In the 1980s and ‘90s, dermatologists began using continuous CO2 lasers to resurface skin. In the same way that microdermabrasion or a chemical peel destroys skin cells on the upper layer of skin, the heat from these lasers does the job by vaporizing the water in skin cells. This stimulates the generation of new skin cells, as well as the production of collagen, improving the texture and appearance of the skin. The problem is that these lasers are so strong, the heat they emit damages more skin cells than necessary. In practical terms, that means that the skin takes longer to recover from a CO2 laser resurfacing treatment, with lasting redness. This kind of treatment sometimes results in scarring and loss of pigment.

The initial solution to this issue was to develop pulsing lasers. In short, controlled pulses of light, the laser would heat smaller areas of skin, and the skin cells would have time to cool between pulses. The result is that the heat wouldn’t damage surrounding skin cells, only the ones targeted. With less damage, healing time is shorter and scarring less severe.

Non-ablative Lasers

The early laser skin treatments were all ablative, meaning they worked by heating and vaporizing tissue on the outer layer of the epidermis. But the collagen and elastin that maintain skin structure are in the deeper layers of skin, so reaching this area with a laser has a better chance of reducing the appearance of wrinkles and sagging skin. At the right wavelength, the light from a laser isn’t absorbed and turned to heat until it reaches those deeper layers. This kind of treatment is called non-ablative, and it’s able to leave the epidermis intact while instead damaging the deeper skin tissue of the dermis to stimulate wound healing there. (This kind of targeting ability is also the advantage of using light rather than needles, blades, or chemicals.) The advantage of non-ablative treatment is that there’s no open wound that needs to heal, which reduces the risk of complications.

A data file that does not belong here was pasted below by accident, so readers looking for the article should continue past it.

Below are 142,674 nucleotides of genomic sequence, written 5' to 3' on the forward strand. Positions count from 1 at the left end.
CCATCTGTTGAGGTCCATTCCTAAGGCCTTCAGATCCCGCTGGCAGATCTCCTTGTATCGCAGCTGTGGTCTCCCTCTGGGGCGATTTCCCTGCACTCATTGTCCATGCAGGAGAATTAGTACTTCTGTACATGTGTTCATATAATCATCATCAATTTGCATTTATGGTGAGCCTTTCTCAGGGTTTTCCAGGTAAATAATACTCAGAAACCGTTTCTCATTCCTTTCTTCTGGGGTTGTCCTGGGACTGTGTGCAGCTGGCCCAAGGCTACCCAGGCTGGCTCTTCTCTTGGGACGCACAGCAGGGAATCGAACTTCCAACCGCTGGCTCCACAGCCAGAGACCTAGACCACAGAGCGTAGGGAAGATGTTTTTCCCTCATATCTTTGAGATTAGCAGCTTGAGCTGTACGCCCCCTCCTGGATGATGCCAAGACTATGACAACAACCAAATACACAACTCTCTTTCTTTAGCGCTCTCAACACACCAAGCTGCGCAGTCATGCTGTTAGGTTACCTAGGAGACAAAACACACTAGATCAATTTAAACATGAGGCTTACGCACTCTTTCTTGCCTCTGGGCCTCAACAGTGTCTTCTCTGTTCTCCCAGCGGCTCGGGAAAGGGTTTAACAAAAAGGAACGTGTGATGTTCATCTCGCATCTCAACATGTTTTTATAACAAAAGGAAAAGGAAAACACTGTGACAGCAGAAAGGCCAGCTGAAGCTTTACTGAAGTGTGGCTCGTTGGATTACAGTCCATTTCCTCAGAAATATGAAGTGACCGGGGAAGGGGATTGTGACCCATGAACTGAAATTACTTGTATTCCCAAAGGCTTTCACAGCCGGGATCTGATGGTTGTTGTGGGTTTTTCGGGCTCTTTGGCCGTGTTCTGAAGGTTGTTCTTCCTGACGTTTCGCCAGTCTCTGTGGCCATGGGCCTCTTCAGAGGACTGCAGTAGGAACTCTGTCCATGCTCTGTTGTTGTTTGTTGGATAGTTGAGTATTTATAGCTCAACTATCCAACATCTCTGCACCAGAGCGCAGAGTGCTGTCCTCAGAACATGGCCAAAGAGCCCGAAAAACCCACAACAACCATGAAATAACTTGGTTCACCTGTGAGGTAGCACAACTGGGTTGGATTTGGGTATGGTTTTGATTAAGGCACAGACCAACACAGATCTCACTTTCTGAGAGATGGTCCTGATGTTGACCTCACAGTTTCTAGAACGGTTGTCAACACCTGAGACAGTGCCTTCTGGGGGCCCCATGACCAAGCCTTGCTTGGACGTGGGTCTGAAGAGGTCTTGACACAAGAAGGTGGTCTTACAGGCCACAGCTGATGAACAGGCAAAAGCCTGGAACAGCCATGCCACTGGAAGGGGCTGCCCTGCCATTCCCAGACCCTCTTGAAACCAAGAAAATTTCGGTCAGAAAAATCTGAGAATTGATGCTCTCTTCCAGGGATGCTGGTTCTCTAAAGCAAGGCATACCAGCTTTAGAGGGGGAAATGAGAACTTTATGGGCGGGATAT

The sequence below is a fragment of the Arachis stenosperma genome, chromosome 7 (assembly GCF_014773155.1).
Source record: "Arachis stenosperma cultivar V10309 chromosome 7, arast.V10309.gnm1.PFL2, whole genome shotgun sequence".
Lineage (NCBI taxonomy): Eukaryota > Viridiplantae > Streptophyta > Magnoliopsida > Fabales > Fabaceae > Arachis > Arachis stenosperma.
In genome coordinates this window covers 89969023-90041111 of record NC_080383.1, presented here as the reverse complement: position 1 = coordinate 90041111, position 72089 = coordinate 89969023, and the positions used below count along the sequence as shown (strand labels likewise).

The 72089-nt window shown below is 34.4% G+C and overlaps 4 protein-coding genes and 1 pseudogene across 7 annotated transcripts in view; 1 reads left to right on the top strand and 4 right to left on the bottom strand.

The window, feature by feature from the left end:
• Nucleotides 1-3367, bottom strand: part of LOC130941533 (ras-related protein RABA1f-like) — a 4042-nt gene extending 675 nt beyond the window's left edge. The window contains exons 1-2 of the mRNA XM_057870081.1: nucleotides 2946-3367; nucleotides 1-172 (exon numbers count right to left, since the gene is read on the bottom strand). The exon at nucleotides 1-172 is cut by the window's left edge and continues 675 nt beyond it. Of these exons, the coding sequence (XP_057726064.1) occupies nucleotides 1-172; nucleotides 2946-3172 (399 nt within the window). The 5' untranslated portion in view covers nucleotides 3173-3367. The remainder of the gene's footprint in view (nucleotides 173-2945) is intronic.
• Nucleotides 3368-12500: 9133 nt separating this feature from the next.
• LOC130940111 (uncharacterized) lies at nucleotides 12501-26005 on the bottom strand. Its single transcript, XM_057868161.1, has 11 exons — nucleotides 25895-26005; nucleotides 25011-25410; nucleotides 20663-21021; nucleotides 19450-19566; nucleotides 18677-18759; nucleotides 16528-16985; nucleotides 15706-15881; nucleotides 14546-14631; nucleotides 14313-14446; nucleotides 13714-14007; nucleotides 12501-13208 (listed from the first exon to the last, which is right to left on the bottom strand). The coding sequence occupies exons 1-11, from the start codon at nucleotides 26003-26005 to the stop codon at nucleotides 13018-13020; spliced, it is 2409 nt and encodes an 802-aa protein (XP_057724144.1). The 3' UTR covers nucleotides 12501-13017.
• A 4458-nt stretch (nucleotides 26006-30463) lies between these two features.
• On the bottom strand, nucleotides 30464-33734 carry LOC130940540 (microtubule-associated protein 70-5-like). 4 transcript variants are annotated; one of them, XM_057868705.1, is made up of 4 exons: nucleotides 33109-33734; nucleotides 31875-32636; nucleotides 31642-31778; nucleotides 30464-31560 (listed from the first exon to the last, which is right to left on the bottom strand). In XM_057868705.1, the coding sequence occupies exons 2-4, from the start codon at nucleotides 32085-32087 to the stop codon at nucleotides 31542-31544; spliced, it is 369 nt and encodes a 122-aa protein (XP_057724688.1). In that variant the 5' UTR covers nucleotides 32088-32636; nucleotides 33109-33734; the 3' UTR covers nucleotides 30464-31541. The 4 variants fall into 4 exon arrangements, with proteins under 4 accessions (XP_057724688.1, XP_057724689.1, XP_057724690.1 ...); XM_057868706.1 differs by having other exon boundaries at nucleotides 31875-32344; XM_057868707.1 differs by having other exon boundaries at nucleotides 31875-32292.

The disadvantage of non-ablative laser treatment is that it’s not quite as effective as an ablative laser, so you’d need more treatments to get the same desired effect.

Fractional Lasers

Another crucial innovation in laser skin treatments is the development of fractional lasers. Those early CO2 lasers worked as a full-field treatment — which means they heated the entire surface to vaporize everything at once. That’s why the downtime to heal from such treatments was so long. 

A fractional laser works on the principle that you don’t need to damage the entire surface of the skin to stimulate cell regeneration and wound healing. Instead, the laser targets a grid of microscopic treatment zones (MTZs), leaving the rest of the skin cells untouched. With fewer cells damaged, the undamaged skin cells help the skin heal faster, and downtime is drastically reduced. During this process cells actually even out — in other words you won’t see the grid of treated skin versus untreated skin. But because it’s not as drastic a process, multiple treatments with a fractional laser may be necessary in order to reach the same effect as a full-field treatment.